Domestic production can be both positively and negatively impacted by many factors. Market forces can move prices in either direction, as can changing situations in the volatile areas around the world where substantial amounts of oil are produced. Technological improvements, the pace of global economic growth, demand for various fuel types, and changes in environmental policy or other elements of the regulatory framework can materially impact the oil and gas industry.
While there are certainly some elements of the federal government and the public that appreciate the significance of the industry and the recent shale boom, there is likely a general lack of recognition. Our findings that the economic benefits have more than doubled in just over a decade or that it has been responsible for more than 30 percent of the jobs during the recovery will hopefully help to spark a greater degree of understanding. We developed the study as a public service in order to evaluate these issues and help bring key results to light. Hopefully, we will contribute to a greater recognition of the fundamental role of oil and gas exploration, drilling, and production.
Q.: Describe in a little more detail the ripple effects for the national economy — for example, the return of manufacturing jobs.
The ripple effects are everywhere. If you think about the role of oil in your life, it is not only the primary source of many of our fuels, but is also critical to our lubricants, chemicals, synthetic fibers, pharmaceuticals, plastics, and many other items we come into contact with every day. The industry supports almost 1.3 million jobs in manufacturing alone and is responsible for almost $1.2 trillion in annual gross domestic product. If you think about the law, accounting, and engineering firms that serve the industry, the pipe, drilling equipment, and other manufactured goods that it requires, and the large payrolls and their effects on consumer spending, you will begin to get a picture of the enormity of the industry.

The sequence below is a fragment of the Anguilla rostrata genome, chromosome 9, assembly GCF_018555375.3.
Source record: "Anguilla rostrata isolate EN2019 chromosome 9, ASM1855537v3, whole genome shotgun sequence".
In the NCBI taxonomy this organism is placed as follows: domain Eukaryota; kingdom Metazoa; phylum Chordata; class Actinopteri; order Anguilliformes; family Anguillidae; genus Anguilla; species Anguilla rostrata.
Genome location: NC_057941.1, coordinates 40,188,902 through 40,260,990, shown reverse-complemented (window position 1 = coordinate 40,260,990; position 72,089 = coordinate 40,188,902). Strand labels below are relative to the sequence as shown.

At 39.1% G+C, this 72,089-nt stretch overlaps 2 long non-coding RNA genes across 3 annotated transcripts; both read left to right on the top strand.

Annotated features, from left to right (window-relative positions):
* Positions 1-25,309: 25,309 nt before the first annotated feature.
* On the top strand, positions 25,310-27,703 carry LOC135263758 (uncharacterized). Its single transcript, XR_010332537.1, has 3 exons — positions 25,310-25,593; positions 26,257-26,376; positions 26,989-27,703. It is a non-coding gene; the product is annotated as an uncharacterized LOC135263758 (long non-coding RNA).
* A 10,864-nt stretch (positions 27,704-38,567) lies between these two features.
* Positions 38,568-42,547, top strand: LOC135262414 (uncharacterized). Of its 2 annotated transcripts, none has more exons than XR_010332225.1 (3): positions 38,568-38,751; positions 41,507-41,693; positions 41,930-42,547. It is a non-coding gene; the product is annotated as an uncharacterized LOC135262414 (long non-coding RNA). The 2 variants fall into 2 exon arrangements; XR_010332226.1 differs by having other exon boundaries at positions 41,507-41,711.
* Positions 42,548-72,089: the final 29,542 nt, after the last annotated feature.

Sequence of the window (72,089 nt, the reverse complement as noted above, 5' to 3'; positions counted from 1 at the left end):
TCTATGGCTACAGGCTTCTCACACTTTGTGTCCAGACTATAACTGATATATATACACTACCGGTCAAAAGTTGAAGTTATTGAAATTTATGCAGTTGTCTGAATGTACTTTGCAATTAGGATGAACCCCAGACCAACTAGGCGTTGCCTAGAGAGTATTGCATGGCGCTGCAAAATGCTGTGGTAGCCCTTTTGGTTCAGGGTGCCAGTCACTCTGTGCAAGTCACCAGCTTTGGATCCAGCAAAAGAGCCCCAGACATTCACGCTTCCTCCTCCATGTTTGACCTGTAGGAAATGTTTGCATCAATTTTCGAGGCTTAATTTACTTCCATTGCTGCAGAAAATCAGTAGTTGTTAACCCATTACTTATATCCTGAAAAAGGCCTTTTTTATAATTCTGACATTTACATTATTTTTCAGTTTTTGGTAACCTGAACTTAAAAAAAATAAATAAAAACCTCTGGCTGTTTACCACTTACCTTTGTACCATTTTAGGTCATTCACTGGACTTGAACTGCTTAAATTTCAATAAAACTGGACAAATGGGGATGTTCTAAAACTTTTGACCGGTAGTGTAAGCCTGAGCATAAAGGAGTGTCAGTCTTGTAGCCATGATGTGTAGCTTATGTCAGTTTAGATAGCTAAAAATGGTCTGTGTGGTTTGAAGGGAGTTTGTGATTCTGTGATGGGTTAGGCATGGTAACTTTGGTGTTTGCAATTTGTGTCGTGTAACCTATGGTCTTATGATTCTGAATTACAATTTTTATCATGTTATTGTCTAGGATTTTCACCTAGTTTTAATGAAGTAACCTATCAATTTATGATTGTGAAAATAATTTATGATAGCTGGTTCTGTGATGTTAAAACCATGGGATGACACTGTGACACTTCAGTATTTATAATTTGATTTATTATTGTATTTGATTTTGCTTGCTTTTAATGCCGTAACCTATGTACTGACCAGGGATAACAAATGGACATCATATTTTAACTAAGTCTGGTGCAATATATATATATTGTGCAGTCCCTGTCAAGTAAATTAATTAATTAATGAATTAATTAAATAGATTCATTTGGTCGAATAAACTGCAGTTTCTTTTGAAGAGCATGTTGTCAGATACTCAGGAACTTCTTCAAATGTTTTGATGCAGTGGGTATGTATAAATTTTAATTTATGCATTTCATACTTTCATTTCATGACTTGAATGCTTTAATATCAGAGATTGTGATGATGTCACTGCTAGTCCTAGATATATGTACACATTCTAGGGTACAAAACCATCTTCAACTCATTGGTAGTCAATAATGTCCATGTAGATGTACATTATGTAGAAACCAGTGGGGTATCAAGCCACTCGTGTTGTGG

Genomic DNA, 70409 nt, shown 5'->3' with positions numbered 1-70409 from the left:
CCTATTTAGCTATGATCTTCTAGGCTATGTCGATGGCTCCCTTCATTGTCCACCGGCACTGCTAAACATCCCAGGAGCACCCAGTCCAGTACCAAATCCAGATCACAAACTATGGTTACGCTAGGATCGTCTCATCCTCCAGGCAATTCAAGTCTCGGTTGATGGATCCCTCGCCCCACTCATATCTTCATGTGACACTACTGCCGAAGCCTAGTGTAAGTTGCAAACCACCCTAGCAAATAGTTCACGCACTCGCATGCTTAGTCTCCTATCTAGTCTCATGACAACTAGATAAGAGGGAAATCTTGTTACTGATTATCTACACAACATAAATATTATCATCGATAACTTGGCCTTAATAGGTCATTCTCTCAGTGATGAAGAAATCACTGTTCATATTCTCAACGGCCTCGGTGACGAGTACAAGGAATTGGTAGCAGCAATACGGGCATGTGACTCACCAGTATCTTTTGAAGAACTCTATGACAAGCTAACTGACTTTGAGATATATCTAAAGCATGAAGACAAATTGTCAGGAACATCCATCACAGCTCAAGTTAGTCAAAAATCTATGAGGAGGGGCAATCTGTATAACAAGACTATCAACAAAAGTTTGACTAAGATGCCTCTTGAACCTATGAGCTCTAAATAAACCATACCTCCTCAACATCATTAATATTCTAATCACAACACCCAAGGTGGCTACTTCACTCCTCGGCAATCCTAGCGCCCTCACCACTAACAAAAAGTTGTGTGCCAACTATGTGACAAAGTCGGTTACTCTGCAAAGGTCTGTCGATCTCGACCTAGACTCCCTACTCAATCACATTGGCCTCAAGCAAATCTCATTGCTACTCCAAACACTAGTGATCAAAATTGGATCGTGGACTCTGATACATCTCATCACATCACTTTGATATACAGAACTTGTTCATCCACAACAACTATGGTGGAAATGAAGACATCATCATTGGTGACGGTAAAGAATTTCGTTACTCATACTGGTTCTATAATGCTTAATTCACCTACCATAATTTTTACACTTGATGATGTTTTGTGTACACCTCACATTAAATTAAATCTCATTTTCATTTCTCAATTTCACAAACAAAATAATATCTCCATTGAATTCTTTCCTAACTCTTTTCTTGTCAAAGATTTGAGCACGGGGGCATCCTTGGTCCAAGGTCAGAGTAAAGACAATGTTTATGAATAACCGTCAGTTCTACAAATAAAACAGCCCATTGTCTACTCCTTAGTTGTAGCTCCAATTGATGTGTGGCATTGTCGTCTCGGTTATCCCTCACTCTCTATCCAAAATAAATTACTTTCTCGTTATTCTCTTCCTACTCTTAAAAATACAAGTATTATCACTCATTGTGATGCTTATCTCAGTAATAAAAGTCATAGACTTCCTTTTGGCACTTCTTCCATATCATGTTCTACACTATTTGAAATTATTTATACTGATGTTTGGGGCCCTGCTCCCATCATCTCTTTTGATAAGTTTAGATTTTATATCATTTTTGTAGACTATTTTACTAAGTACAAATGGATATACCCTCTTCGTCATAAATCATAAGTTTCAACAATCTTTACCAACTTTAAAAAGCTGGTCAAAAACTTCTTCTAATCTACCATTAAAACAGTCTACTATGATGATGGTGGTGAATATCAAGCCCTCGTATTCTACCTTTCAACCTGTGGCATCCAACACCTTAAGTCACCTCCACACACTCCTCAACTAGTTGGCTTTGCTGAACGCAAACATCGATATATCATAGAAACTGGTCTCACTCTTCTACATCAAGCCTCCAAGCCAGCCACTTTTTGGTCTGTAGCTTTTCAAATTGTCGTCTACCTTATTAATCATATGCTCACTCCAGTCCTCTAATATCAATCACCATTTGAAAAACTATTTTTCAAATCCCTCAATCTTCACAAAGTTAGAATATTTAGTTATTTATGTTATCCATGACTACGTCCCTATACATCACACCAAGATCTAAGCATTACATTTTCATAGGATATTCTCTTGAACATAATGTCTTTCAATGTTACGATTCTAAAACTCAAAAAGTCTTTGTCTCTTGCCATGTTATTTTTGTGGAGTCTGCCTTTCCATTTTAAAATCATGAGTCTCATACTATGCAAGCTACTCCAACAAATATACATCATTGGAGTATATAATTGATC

Q. Is there a price level that is too low to fund current drilling rates?
4. Unlike the situation in the 1970s, which was highly leveraged and vulnerable to even slight price declines, the current oil surge is characterized by greater use of cash financing and current prices are well above break-even levels. There is, of course, a price at which it's not profitable to pursue shale oil, but it is likely in the $65-$75 range according to most industry experts. These levels could occur temporarily (as in the last recession when prices fell briefly to the high $30s), but is unlikely to be sustained. The fact that wells drilled using hydraulic fracturing tend to have steep decline curves, thus requiring “refracing” or replacement in a relatively short period of time adds an element of stability.
Q. What's your opinion on resuming crude exports?
I think that we should seriously consider expanding oil experts. While we are not yet at total energy independence as a country, we are very close to a situation where we can obtain our oil requirements from proximate and friendly sources. Thus, we should begin to explore avenues to allow more U.S. oil into the global market.
Copyright 2014 – Midland Reporter-Telegram, Texas